KK: Role models have character. I was told a great quote by Abraham Lincoln: “Nearly all men can stand adversity, but if you want to test a man’s character, give him power.” A bunch of them (role models) are out there, which you are highlighting.
Also, it’s easy to be blessed, but why are you blessed over someone else? We are blessed to be a blessing; make it come full circle.
How you play doesn’t make you a role model, it is character.
JL: What are your struggles?
KK: Sports are a mental roller coaster. There are many ups and downs in an 82 game season. You’ll get criticism, praise, etc. Everything is so extreme with no middle road.
Confidence is a constant struggle. There is a lot going on out there (with Social Media) and everyone has an enormous voice. You try to hear it and block it, but you also should have a voice.
I deal with confidence issues through my faith and my wife. I had a daughter recently, and life got smaller and bigger at the same time. Coming home to a family, my wife is incredible in who she is and her perspective in life. Ultimately though, your faith comes into play with your struggles. No matter what, it’s going to be ok.
JL: What’s her perspective in life that encourages you?
KK: She has an amazing story in life of music and touring. She performed worldwide when we met, so we had the same mindset of what’s really important in life. Music and basketball doesn’t last your entire life. Surely, we were born for more than just this. How does that thing you’re doing affect who you are, and what you do for the rest of your life? Looking at that, all the struggles and confidence issues are refinement of who you are and who you are to become by building character. You are able to walk through all those fires.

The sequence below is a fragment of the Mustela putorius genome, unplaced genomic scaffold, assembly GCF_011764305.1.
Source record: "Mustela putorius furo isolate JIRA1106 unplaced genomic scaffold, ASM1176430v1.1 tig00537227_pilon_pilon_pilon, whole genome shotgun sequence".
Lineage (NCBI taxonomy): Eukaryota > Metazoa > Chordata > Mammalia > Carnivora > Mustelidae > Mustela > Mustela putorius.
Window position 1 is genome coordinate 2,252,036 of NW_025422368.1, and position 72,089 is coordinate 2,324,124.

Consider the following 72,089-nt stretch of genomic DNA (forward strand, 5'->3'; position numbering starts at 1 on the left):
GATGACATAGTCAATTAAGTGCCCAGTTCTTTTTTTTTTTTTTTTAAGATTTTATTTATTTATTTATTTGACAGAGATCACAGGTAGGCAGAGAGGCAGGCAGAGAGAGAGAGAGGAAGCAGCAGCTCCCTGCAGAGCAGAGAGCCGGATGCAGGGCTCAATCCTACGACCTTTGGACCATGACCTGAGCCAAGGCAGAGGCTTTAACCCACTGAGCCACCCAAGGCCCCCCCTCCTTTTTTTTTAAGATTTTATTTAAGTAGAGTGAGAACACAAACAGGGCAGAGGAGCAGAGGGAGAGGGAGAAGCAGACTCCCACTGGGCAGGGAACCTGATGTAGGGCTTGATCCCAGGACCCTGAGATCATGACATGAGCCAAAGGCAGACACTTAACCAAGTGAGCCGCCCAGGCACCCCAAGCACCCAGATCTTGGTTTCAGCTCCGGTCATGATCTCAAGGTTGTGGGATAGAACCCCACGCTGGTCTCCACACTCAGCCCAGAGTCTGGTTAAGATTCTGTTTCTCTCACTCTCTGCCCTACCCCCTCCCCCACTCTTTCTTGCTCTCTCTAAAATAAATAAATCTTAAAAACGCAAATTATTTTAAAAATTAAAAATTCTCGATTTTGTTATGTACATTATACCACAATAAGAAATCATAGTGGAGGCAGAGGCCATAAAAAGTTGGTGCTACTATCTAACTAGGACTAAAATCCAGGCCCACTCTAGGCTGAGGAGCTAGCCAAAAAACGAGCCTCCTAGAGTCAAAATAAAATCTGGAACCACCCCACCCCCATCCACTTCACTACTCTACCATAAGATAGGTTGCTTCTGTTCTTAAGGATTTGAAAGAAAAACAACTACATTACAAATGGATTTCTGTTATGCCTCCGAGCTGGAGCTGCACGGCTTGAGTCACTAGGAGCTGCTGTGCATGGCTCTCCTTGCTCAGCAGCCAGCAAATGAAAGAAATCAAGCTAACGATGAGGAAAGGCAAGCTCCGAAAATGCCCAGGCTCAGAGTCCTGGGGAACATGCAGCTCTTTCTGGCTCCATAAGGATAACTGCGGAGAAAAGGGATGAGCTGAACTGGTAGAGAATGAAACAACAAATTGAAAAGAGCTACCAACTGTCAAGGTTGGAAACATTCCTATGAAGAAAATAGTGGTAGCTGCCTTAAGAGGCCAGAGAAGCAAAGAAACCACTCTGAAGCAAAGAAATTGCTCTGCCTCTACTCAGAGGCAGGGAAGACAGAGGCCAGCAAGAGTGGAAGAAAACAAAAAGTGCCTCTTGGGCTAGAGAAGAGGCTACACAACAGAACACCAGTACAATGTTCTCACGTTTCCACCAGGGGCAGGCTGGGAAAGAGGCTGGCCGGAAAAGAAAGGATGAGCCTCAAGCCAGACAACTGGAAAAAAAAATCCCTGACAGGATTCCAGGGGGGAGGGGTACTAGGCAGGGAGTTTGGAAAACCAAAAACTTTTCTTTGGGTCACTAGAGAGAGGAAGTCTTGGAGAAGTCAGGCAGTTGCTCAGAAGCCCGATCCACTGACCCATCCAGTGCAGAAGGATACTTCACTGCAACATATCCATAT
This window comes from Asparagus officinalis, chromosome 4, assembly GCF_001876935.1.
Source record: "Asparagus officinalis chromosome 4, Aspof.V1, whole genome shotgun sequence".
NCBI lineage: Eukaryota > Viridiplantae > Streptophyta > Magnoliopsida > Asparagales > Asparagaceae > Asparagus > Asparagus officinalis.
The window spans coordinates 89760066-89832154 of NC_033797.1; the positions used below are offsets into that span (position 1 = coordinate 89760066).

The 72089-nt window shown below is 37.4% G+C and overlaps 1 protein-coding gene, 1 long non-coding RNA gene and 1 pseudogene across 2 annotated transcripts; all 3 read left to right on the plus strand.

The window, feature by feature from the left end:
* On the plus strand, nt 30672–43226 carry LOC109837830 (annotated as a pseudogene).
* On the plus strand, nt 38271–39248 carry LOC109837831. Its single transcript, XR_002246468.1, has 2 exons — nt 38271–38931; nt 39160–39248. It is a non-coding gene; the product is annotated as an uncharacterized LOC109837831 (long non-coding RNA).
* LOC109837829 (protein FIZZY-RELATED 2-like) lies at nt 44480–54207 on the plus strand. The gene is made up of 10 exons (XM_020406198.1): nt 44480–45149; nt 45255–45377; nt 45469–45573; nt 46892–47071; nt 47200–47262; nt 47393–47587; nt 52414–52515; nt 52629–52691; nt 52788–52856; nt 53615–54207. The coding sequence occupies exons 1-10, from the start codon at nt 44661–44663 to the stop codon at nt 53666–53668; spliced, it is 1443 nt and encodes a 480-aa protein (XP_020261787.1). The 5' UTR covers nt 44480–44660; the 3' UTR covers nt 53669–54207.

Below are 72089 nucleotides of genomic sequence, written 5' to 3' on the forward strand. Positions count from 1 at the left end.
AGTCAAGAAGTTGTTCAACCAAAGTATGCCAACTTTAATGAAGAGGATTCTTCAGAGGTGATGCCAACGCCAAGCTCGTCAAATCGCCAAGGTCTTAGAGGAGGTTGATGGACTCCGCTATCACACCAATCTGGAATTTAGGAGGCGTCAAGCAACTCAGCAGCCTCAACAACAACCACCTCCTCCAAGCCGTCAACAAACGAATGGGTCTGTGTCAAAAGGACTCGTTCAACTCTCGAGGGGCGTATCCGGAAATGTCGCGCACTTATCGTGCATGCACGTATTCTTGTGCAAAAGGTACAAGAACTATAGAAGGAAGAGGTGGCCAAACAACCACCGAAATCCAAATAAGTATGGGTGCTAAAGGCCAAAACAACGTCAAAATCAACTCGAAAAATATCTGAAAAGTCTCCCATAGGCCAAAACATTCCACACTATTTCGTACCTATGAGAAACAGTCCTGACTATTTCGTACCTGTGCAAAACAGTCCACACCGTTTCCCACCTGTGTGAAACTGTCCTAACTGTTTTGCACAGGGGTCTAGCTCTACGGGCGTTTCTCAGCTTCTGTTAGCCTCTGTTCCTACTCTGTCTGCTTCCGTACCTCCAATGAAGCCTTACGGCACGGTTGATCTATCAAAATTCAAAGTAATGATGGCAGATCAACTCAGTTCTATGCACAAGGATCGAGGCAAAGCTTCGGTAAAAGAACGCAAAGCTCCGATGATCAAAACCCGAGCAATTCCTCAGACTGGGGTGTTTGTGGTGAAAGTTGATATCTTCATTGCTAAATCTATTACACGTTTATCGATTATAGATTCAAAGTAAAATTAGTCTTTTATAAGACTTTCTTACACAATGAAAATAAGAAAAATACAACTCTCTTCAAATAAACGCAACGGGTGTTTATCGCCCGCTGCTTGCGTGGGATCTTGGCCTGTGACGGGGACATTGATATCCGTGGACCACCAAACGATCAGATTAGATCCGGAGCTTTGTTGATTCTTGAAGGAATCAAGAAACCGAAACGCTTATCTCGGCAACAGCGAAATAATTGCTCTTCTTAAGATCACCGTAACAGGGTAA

JL: How do you find that balance between everything?
KK: Balance is still being figured out. Basketball gets priority, even though it’s not the most important thing. My wife, child, and faith get priority.
With a baby in the mix, your own stuff gets cut up – no more golf, but now I get to be with my daughter, which is WAY better! They way I grew up, my Dad worked over 100 hours a week and never missed anyone’s games, but he never had a hobby. That’s my example. Don’t know if that’s balanced, but he found his joy while doing that.
JL: What’s the biggest challenge and how did you overcome it?
KK: I had a really bad stutter growing up. It was really tough, especially with interviews, as it became very embarrassing. I’m also learning to deal with a lot of pressure. I didn’t know how to handle it very well at first in the NBA. Eventually, I found better people to surround myself with that helped.
JL: What advice would you give to young men?
KK: Don’t make a plan. You should spend your twenties trying to see it all and find out what you’re passionate about. Find what you love to do in life. If you do what you love, you get good at it and make a little money. Then, hopefully everything else falls into place. Be happy in life, and you don’t get to do that unless you try things.
JL: How does it feel to be an Atlanta Hawk?
KK: I like being an Atlanta Hawk. It’s my first warm winter in 20 years. I feel guilty that life isn’t harder than it is. We have a good team of fun guys. I like the guys (on the team), the city, and have met a lot of good people. A lot of the guys (on the team) are doing good things.
JL: What is the life of being an NBA player?
KK: No weeks/weekends. The week starts Nov. 1 and it doesn’t stop until playoffs end. I don’t get up early, but I don’t go to bed at 11. After a game, you don’t go to bed until 3AM due to Red Bull and being hyped up.
JL: What do you want to do after basketball?
KK: I don’t know. Don’t have it (yet). We love the message of Seer Outfitters, and if it just covers the bills – that’s enough. Connecting with great people is great. It’s a fun hobby.
F R O M T H E E D I T O R